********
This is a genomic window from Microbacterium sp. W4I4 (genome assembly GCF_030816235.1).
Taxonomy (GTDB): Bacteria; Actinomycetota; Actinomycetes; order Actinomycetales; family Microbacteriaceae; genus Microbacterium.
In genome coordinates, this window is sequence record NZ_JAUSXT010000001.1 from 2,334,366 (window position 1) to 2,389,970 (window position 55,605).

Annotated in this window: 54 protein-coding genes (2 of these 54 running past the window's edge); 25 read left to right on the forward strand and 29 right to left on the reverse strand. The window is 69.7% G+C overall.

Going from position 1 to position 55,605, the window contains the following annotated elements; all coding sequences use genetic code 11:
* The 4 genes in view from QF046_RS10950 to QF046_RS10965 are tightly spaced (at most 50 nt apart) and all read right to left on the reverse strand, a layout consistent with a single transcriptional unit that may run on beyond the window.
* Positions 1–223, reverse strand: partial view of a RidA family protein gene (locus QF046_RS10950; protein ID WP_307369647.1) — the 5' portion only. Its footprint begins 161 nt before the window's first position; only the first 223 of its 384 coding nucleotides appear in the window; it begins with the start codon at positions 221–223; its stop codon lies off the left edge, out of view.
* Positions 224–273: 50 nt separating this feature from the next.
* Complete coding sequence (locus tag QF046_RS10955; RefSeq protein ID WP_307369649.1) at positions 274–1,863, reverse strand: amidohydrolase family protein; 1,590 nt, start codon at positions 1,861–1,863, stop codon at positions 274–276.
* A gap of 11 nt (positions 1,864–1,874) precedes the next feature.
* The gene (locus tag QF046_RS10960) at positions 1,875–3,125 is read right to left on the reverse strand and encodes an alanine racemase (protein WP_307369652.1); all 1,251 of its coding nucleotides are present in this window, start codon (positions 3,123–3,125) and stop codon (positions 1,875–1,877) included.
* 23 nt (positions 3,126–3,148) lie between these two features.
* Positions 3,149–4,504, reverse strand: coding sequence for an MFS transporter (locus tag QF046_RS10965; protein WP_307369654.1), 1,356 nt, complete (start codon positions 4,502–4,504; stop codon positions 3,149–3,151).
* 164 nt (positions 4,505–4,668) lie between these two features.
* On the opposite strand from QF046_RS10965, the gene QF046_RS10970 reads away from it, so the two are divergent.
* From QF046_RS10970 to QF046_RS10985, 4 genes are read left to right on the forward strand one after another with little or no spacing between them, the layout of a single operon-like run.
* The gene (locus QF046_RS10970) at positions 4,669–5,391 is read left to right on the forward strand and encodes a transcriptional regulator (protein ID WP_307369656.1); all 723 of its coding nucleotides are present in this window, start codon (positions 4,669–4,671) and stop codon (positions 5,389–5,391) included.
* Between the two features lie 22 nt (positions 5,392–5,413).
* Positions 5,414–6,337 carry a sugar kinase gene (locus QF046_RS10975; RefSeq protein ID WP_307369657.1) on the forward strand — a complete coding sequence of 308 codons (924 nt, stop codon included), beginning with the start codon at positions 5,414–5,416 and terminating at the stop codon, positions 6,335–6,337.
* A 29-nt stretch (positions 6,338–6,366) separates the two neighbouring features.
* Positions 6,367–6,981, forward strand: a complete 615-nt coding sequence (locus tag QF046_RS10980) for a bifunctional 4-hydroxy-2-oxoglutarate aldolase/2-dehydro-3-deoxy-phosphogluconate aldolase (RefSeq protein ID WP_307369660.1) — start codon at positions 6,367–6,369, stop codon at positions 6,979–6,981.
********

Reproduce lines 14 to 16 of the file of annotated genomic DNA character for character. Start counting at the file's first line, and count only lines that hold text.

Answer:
* 164 nt (positions 4,505–4,668) lie between these two features.
* On the opposite strand from QF046_RS10965, the gene QF046_RS10970 reads away from it, so the two are divergent.
* From QF046_RS10970 to QF046_RS10985, 4 genes are read left to right on the forward strand one after another with little or no spacing between them, the layout of a single operon-like run.